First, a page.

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Rising Stars Deliver Impressive Recital

Ranjani Saigal

The inaugural concert of the MITHAS fall series was a held that the Wong Center at MIT on September 18, 2004. In a slight shift from the norm the inaugural concert of the MITHAS fall series featured up and coming Indian American performers. It was a Carnatic vocal recital by Sangeetha Swaminathan. She was accompanied by Sandya Srinath on the violin and Rohan Krishnamurthy on the Mridangam

Even though the concert started slightly late, the performers held the attention of the audience for over three hours presenting elaborate Raga Alapanais and a beautiful Ragam-Thanam-Pallavi. Daughter of musician Karoor Krishnamoorthy, Sangeetha, now based in California after her marriage, is a disciple of Sudha Raghunathan. She is an ‘A’ grade AIR artist. Her presentation was indicative of her fine training. She was accompanied by Sandhya Srinath on the violin. Sandya Srinath got her initial training from Mr. V. Janakiraman of AIR, Delhi. She went on to get advanced lessons from Lalgudi G Jayaraman and Prof T.N. Krishnan. She has been living in Maryland since 1996. She is also an ‘A’ grade AIR artist. Her playing of the violin was an example of fine musicianship. Both artists are recipients of prestigious awards in Carnatic music.

Rohan Krishnamurthy, who provided the Mridangam accompaniment, is a young prodigy who is the disciple of Guruvayoor Dorai. Only seventeen he has already won the Yuva Kala Bharathi award. He was born and brought up in Michigan and is a freshman at Kalamazoo College in Michigan where he is double majoring in Music and Math.

Sangeetha opened the concert with an Ata Tala Varnam in Ragam Kanada. She followed this with the Koteeswara Iyer’s composition Vaarana mukhava in Hamsadhwani. Sadhachaleswaram in Bhoopalam was followed by GNB’s Sivananda Kamavardhani in Kamavardhani ragam. She then presented Thyagaraja’s Mariyaada gaadaiya in Ragam Bhairavam. An elaborate Raga Alapanai in Karaharapriya preceeded Samana Mevaru. The alapanai by both the vocalist and the violinist in Ragam Kharaharapriya was impressive.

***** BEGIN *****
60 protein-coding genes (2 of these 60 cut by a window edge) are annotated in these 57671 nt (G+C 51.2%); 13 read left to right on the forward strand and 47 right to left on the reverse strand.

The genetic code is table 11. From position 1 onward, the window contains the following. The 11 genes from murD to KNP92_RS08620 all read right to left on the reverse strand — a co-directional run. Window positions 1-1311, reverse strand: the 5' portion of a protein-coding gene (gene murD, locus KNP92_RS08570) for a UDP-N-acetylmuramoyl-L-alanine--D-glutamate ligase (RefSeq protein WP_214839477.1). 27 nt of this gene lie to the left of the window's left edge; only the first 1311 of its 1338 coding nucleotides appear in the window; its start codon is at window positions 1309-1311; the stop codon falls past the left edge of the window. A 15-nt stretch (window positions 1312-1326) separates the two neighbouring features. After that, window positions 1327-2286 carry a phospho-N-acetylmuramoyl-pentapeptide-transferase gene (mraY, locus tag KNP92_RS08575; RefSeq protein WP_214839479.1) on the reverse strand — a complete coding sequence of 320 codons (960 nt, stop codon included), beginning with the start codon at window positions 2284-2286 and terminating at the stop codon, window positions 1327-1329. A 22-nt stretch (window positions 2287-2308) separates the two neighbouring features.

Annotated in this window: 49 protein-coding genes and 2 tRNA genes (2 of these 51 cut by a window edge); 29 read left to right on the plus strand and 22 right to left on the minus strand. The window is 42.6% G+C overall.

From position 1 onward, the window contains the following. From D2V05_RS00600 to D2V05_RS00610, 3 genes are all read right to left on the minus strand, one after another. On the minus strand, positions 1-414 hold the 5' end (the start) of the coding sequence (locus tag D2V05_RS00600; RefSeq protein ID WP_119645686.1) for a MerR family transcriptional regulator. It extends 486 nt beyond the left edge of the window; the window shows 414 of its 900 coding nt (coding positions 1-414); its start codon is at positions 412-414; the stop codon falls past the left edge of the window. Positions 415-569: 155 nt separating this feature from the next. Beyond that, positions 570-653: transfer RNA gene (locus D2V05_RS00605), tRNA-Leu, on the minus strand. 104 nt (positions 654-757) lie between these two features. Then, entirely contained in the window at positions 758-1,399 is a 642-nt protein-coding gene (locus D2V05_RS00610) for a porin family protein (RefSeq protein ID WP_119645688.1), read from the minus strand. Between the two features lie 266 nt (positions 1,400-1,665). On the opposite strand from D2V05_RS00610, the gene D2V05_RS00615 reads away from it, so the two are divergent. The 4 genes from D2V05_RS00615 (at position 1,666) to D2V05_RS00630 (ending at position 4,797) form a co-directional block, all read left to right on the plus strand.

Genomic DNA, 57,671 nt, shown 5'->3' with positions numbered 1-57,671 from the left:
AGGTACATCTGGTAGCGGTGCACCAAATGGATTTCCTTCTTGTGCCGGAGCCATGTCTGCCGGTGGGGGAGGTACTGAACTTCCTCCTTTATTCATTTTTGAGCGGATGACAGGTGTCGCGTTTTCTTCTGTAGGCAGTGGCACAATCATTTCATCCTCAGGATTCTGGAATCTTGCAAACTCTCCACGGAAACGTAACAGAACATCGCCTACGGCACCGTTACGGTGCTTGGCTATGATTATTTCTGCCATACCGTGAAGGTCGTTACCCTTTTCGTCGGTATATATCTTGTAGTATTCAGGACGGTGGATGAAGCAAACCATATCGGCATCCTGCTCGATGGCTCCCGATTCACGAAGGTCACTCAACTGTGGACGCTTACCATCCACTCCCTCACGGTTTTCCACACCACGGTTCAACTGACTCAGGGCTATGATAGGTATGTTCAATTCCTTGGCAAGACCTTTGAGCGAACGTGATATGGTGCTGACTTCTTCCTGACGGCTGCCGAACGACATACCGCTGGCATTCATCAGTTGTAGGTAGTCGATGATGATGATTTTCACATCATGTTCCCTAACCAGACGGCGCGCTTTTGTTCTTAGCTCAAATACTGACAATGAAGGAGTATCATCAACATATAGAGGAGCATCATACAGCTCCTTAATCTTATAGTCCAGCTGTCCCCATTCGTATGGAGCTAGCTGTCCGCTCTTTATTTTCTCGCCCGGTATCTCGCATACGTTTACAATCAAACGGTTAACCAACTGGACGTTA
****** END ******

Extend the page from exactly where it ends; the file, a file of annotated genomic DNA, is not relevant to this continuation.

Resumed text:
Rohan did an elaborate thani in Roopakam. The use of complex rhythmic patterns indicated his through grasp of the Thalam and displayed his mastery over the instrument. Niravadhi sukhadha in Ravichandrika followed.

Just as the audience thought the main part of the recital was complete they were treated to a Ragam-Thanam-Pallavi(RTP) in Kalavathi,keeravani and kalyani set to Kanda triputa kanda nadai. Sangeetha checked with Rohan if he was comfortable with this Talam and he responded with utter confidence. The RTP often considered the cornerstone of a Carnatic music recital beautifully demostarted the combination of melody with interesting rhythmic patterns.

A soulful Viruttam taken from Arunachala Mahatmiyam in sahana and Nalinakanti was followed by "Isane" in Nalinakanti. The concert concluded with a Lalgudi Tillana in Ragam Kamas.

It was wonderful to see these artists who are pursuing a career in Carnatic music in a land that is so far away from home. Their talent, training and presentation could rival some of the finest back in India and MITHAS should be congratulated for encouraging such performances. I am sure these performers will go a long way in keeping this art form alive in American soil.

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